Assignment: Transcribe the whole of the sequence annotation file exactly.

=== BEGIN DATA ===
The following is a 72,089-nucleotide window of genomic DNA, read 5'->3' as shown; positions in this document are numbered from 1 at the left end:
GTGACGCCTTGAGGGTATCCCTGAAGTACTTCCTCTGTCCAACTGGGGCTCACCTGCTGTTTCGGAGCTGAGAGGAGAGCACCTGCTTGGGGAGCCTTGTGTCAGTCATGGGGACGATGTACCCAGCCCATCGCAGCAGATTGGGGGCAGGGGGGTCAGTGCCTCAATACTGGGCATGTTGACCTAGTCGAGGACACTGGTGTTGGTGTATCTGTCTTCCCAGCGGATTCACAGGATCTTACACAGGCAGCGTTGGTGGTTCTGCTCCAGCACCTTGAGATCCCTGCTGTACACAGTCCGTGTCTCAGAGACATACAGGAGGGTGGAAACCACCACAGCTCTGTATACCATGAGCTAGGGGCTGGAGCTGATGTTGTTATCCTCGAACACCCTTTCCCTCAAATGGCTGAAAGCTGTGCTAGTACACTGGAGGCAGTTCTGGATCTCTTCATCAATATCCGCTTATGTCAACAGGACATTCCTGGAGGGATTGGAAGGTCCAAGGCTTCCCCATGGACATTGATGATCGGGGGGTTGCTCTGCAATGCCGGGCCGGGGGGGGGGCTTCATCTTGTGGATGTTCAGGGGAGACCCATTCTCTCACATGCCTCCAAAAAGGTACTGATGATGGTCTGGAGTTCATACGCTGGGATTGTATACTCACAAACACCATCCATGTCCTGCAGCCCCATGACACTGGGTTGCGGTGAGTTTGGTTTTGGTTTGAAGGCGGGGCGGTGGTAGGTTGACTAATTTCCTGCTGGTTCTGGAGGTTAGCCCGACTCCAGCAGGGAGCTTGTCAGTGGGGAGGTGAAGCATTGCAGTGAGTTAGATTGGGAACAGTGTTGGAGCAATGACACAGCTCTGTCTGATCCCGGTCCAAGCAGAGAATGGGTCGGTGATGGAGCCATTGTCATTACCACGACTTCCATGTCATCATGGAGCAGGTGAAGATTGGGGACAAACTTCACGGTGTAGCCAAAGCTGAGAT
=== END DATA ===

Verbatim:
The following is a 72,089-nucleotide window of genomic DNA, read 5'->3' as shown; positions in this document are numbered from 1 at the left end:
GTGACGCCTTGAGGGTATCCCTGAAGTACTTCCTCTGTCCAACTGGGGCTCACCTGCTGTTTCGGAGCTGAGAGGAGAGCACCTGCTTGGGGAGCCTTGTGTCAGTCATGGGGACGATGTACCCAGCCCATCGCAGCAGATTGGGGGCAGGGGGGTCAGTGCCTCAATACTGGGCATGTTGACCTAGTCGAGGACACTGGTGTTGGTGTATCTGTCTTCCCAGCGGATTCACAGGATCTTACACAGGCAGCGTTGGTGGTTCTGCTCCAGCACCTTGAGATCCCTGCTGTACACAGTCCGTGTCTCAGAGACATACAGGAGGGTGGAAACCACCACAGCTCTGTATACCATGAGCTAGGGGCTGGAGCTGATGTTGTTATCCTCGAACACCCTTTCCCTCAAATGGCTGAAAGCTGTGCTAGTACACTGGAGGCAGTTCTGGATCTCTTCATCAATATCCGCTTATGTCAACAGGACATTCCTGGAGGGATTGGAAGGTCCAAGGCTTCCCCATGGACATTGATGATCGGGGGGTTGCTCTGCAATGCCGGGCCGGGGGGGGGGCTTCATCTTGTGGATGTTCAGGGGAGACCCATTCTCTCACATGCCTCCAAAAAGGTACTGATGATGGTCTGGAGTTCATACGCTGGGATTGTATACTCACAAACACCATCCATGTCCTGCAGCCCCATGACACTGGGTTGCGGTGAGTTTGGTTTTGGTTTGAAGGCGGGGCGGTGGTAGGTTGACTAATTTCCTGCTGGTTCTGGAGGTTAGCCCGACTCCAGCAGGGAGCTTGTCAGTGGGGAGGTGAAGCATTGCAGTGAGTTAGATTGGGAACAGTGTTGGAGCAATGACACAGCTCTGTCTGATCCCGGTCCAAGCAGAGAATGGGTCGGTGATGGAGCCATTGTCATTACCACGACTTCCATGTCATCATGGAGCAGGTGAAGATTGGGGACAAACTTCACGGTGTAGCCAAAGCTGAGAT